A sub-study of the PLATO trial showed that ticagrelor, which is currently under development, was effective at reducing acute coronary syndromes (ACS) in patients with genetic polymorphisms which cause a poor response to conventional drugs.
The study, published in The Lancet, suggests treatment with ticagrelor would mean more patients could receive access to effective treatment.
At present, ACS is treated using dual antiplatelet therapy in the form of aspirin plus clopidogrel or prasugrel.
However, about 10-15% of patients have genetic variations in the genes CYP2C19 and ABCB1, which can cause patients to suffer a poor response to clopidogrel.
A blood test to screen for the genetic polymorphisms would identify those who may respond poorly to treatment, but is often unavailable in UK primary care.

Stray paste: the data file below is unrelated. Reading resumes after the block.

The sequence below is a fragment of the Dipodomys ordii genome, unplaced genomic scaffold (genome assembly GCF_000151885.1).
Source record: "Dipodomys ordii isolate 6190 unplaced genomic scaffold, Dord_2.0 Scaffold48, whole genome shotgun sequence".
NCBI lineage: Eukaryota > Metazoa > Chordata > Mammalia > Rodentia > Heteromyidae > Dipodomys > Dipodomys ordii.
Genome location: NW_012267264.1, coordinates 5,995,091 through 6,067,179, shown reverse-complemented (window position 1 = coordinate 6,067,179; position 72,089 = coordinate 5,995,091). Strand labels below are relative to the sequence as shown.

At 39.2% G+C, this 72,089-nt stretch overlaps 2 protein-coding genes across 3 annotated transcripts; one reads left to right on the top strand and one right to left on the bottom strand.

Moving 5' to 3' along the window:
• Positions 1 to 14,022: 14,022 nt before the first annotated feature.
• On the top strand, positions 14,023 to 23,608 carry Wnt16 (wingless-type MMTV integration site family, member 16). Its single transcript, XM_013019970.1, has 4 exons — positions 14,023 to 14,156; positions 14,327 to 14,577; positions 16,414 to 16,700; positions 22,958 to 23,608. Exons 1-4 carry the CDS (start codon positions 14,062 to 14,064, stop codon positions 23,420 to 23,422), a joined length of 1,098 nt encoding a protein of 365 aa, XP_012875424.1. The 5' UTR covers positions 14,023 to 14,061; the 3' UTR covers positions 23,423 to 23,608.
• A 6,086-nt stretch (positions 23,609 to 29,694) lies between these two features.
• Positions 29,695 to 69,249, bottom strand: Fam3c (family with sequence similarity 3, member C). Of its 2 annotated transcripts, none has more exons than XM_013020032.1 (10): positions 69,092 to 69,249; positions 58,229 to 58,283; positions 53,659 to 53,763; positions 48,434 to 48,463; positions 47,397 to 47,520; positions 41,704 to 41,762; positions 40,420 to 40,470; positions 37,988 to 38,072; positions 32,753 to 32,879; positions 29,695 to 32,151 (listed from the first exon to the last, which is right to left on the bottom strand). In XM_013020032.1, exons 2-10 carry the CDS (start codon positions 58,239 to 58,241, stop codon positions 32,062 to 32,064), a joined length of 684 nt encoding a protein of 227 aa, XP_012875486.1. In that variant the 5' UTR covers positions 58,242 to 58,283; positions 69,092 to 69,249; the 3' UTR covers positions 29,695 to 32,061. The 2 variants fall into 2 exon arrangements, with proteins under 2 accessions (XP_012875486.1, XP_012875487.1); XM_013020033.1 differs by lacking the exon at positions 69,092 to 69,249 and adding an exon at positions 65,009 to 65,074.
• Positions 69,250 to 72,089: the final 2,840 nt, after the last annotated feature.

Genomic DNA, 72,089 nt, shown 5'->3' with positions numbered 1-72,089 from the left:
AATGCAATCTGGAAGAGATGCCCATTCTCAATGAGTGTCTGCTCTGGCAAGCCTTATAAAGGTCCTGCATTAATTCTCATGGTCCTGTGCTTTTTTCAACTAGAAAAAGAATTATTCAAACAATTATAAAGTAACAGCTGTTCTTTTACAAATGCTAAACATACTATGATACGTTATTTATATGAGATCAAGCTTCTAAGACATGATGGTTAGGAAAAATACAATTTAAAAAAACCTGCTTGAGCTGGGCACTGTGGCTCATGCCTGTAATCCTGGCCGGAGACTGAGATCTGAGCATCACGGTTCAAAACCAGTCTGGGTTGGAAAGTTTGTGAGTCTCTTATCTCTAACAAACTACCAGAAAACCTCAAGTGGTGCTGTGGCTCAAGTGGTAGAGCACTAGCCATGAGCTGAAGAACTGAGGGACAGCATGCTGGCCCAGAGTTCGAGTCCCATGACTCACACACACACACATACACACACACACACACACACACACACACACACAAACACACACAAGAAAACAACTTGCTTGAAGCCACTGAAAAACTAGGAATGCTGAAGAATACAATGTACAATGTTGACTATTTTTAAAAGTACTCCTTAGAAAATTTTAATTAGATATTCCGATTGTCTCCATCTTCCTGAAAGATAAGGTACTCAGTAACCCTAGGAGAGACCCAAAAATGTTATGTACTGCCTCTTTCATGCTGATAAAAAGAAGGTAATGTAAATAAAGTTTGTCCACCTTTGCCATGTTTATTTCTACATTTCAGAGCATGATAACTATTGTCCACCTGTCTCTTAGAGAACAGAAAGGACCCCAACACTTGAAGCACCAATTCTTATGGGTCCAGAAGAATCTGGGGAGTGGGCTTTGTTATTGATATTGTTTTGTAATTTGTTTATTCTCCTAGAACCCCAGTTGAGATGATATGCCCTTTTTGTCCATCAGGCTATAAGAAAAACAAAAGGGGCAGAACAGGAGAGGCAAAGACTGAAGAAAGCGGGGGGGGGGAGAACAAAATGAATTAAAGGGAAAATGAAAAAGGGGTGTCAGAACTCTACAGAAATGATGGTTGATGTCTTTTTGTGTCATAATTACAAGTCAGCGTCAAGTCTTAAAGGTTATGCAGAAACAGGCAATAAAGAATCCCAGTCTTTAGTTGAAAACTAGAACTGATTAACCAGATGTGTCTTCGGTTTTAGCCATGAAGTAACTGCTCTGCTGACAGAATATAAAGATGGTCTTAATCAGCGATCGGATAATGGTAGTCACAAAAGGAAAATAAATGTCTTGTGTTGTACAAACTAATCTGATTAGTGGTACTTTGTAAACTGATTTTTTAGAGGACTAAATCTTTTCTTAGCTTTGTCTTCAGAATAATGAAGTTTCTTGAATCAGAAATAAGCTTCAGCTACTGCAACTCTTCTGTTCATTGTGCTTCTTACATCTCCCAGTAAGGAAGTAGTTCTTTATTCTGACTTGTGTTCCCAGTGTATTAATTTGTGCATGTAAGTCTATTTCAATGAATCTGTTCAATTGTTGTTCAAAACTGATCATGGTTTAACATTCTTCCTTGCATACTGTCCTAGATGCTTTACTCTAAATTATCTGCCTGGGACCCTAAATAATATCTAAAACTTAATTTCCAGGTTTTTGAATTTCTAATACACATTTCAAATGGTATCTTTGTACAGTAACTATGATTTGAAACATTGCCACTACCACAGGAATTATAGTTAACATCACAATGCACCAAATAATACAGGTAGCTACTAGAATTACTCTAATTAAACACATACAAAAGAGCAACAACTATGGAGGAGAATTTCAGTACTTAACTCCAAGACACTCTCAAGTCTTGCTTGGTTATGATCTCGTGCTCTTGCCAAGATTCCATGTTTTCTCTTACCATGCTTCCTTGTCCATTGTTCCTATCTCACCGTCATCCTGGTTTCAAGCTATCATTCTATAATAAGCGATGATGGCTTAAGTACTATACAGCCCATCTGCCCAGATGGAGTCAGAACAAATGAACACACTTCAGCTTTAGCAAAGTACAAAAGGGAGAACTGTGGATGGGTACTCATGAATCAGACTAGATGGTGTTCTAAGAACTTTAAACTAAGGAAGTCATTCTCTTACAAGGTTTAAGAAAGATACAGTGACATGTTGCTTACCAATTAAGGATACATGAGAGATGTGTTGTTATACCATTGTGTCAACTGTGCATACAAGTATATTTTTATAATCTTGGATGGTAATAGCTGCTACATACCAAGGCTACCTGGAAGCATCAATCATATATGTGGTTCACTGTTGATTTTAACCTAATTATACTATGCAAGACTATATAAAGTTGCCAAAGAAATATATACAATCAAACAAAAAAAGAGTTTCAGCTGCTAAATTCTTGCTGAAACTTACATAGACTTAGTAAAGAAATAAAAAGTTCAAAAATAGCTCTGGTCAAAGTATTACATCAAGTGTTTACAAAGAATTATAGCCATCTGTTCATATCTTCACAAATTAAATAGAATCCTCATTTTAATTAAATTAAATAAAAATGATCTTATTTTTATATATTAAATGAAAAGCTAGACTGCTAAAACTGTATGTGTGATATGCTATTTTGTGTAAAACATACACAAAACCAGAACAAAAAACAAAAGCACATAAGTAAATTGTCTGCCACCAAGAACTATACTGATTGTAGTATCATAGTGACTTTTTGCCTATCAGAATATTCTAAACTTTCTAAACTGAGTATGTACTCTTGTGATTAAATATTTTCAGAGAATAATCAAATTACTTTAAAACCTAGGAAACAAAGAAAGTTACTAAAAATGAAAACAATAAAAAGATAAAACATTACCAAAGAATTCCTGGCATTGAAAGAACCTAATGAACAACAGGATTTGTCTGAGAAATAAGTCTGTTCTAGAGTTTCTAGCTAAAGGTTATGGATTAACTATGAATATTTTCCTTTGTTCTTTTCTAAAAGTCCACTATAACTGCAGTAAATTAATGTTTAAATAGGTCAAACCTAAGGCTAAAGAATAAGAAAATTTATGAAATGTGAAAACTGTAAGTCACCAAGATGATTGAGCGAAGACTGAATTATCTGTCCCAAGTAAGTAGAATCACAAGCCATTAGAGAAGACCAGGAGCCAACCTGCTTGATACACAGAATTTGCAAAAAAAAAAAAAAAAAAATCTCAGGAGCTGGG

Researchers used data from 10,285 patients who were part of the PLATO trial and agreed to genetic testing.
The primary outcome was a composite of cardiovascular death, MI, or stroke, with 12 months follow-up.
Among patients with the any loss-of-function genotype, ACS occurred less often with ticagrelor than clopidogrel.
However, in patients without a loss-of-function allele there was no difference in efficacy between the two drugs.